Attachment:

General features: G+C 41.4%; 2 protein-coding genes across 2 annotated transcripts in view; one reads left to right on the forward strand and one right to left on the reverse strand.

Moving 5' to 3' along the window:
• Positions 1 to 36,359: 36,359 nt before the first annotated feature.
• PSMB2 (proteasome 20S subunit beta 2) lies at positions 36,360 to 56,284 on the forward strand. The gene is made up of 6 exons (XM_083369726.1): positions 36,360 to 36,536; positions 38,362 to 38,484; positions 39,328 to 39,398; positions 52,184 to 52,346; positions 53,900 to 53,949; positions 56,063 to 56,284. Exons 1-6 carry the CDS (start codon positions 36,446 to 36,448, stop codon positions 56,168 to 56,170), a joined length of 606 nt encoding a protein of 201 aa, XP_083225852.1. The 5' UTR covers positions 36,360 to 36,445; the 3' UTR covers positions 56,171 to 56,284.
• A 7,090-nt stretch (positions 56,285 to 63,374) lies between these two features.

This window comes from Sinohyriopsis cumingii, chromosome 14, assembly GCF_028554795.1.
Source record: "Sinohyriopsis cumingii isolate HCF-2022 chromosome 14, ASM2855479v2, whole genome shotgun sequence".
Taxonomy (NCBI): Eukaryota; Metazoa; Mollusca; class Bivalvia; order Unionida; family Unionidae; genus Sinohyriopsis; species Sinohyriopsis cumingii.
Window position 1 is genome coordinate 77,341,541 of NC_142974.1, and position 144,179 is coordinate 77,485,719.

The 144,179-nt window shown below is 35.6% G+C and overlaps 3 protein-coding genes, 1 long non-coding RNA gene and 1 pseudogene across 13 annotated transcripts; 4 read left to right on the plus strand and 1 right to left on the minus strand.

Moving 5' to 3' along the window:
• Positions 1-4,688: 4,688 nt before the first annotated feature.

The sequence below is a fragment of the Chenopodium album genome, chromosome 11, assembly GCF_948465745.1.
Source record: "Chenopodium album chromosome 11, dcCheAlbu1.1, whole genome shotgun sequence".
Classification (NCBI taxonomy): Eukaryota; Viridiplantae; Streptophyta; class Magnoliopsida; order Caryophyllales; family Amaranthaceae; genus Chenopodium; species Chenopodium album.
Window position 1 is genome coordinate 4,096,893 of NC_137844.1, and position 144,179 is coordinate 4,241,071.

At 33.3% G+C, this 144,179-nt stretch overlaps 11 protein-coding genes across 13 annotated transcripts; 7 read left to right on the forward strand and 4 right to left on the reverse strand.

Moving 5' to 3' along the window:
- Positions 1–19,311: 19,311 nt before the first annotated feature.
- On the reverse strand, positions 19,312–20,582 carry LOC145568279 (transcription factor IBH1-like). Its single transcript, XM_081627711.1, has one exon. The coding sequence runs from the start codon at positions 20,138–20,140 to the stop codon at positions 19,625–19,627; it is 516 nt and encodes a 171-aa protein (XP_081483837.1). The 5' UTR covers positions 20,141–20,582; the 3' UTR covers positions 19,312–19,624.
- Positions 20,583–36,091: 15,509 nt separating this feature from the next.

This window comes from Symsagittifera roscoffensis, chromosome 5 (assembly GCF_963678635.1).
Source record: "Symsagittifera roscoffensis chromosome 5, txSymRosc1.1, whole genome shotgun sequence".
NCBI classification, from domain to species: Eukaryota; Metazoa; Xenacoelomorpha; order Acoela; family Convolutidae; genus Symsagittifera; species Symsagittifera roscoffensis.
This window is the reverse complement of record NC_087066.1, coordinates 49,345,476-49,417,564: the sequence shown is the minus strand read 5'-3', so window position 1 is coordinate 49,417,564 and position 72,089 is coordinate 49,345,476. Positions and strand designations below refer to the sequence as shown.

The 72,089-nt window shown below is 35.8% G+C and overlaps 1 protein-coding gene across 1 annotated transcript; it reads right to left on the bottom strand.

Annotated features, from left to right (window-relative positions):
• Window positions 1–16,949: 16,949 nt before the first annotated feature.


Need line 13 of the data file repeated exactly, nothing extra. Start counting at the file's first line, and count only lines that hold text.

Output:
The sequence below is a fragment of the Chenopodium album genome, chromosome 11, assembly GCF_948465745.1.